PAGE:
Is China funding Zimbabwe's referendum and elections?
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All of a sudden Zimbabwe's cash-strapped coalition government has funds for polls despite making an appeal for help from the United Nations to foot its US$250m election bill only a fortnight ago.
Ironically, in April 2011, Zanu-pf turned down an offer by the United Nations to fund and supervise elections, accusing the UN of taking the wrong side in the Ivory Coast conflict.
But in a major climb down Zanu-pf's Justice Minister Patrick Chinamasa had co-written a letter with MDC-T's Finance Minister Tendai Biti to the UNDP asking for funds for the elections whose date still remains a mystery.
Just before putting down their glasses of champagne of celebrating that the UNDP had "approved" Zimbabwe's request for election money, another breaking news came "Zimbabwe fails to secure external funding for referendum" (SWRadioAfrica.com, 22/02/13).
Although, Finance Minister Tendai Biti reportedly wanted the referendum delayed for lack of funds, the Head of State and Government of disunity, Robert Mugabe told visiting bishops Zimbabwe will be able to raise US$200 million using its natural resources.
Curiously, the same natural resources Mugabe was referring to (presumably diamonds, platinum, elephants and rhinos) have not been used transparently to fund education, Zimbabwe's employment creation efforts or health for all, but have arguably been given to China for a song.
As if the GNU was just playing cry wolf over poll funds, the Sunday Mail on 24th February 2013 quoted Patrick Chinamasa as saying the government has raised enough funds for the constitutional referendum scheduled for March 16, without disclosing the source of the money.
Now, the question is Where did Zimbabwe suddenly get the referendum money at such a short notice which did not exist before the failed joint bid by the two ministers for UN funding?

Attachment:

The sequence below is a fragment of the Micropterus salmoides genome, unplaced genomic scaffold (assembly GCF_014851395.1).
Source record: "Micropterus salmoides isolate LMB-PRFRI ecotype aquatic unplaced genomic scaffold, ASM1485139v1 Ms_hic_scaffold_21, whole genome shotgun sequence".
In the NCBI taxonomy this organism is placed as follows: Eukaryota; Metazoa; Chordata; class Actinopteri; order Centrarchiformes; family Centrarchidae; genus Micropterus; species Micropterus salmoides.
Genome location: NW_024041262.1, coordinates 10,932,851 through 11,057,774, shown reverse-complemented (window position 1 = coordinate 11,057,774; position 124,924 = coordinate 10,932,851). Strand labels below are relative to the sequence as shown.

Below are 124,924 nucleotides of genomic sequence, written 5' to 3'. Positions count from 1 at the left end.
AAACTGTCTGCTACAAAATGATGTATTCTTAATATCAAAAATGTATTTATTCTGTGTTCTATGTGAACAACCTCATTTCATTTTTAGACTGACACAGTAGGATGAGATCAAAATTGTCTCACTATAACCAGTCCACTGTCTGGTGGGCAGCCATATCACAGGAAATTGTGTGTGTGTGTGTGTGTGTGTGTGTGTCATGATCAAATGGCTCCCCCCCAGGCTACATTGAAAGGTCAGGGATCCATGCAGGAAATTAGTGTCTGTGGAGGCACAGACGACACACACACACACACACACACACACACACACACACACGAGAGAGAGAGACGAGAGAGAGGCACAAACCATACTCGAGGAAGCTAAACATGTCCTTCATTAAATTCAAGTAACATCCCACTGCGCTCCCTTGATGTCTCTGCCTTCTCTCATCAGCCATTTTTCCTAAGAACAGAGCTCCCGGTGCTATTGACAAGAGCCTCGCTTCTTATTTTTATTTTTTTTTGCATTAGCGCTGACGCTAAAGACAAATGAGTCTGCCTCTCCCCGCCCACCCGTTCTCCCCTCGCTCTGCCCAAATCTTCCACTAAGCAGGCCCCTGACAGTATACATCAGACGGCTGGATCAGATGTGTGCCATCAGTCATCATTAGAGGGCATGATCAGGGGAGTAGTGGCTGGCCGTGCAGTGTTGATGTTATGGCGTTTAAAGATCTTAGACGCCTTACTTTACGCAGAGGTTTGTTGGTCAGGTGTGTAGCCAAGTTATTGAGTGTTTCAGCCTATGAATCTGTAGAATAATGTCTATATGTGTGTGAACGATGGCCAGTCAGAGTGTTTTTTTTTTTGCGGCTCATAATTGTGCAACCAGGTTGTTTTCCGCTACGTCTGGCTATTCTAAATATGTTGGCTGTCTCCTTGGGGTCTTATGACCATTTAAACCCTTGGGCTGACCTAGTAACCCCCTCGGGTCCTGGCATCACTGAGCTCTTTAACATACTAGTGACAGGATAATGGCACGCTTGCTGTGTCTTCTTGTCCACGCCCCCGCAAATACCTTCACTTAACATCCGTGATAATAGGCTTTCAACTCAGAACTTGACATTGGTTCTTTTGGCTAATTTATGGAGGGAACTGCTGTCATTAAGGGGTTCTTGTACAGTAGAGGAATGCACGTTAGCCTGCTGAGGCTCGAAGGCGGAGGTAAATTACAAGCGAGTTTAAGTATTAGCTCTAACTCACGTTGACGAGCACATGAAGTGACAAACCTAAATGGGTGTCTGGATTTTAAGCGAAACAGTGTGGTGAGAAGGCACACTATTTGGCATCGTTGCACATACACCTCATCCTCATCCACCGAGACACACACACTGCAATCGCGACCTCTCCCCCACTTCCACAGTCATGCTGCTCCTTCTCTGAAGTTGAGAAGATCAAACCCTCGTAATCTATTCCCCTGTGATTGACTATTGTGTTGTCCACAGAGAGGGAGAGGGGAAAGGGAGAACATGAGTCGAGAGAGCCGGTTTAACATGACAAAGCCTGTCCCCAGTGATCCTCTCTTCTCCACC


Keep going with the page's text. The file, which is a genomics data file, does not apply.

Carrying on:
Given that Zimbabwean companies are operating at 50% capacity or lower and cannot easily part with US$200 million required, as seen from the unsuccessful rent seeking for Mugabe's 21st Feb Movement which secured donations from only two local businesses, Bhadhela and Jays wholesalers , so where has Zimbabwe secured funds for the controversial referendum and elections?
Arguably, people are left to speculate on the coincidence of the revived confidence with recent arrival in Harare of the Chinese Minister of Commerce, Chen Deming, who, without delay signed three memoranda of understanding with Zimbabwe including one for an interest free US$9.6 million loan from China to Zimbabwe (ZBC, 22/02/13).
Is China colonising Zimbabwe?
At a time when Zimbabwe Republic Police is criminalising the ownership of wind-up short wave radio sets, the Chinese delegation handed over an outside broadcasting van and the uplink obviously to boost Zanu-pf propaganda while denying citizens the right to hear alternative news broadcasts by seizing donated radios from poor rural people.
As if to reassure her Chinese guest, the Acting President Joyce Mujuru reportedly declared that Western observers are not welcome to monitor Zimbabwe's harmonised elections. This is a bit strange considering the fact that they have not yet secured the necessary funds for elections.
Or, is this Zanu-pf's way of telling the European Union, to stay away from the 2013 elections, despite easing targeted sanctions on 21 Mugabe loyalists supposedly to reward him, in the hope of sharing the economic cake at the expense of human rights given the crackdown on NGOs in Zimbabwe?
That Zimbabwe is fast speeding towards an uncertain future is observable from the arrogance of the leaders who are stubbornly holding onto an arbitrary referendum date that nobody is ready for, while the judiciary appears uncertain on how to handle the NCA petition which seeks to postpone the event feared by many as potentially violent close to polling day.
While the source of poll funds may be puzzling, it may not be as curious as the MDC-T's endorsement of the unrealistic referendum date of 16 March given the poor logistics in the country.
Equally incomprehensible is Morgan Tsvangirai's approval of what some in both MDC formations view as Zanu-pf sympathisers to head the Human Rights Commission and the Zimbabwe Electoral Commission ahead of the mother of all controversial elections.
Is China funding Zimbabwe's referendum and elections?
Clifford Chitupa Mashiri, Political Analyst, London, firstname.lastname@example.org
Clifford Chitupa Mashiri
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Source: Clifford Chitupa Mashiri
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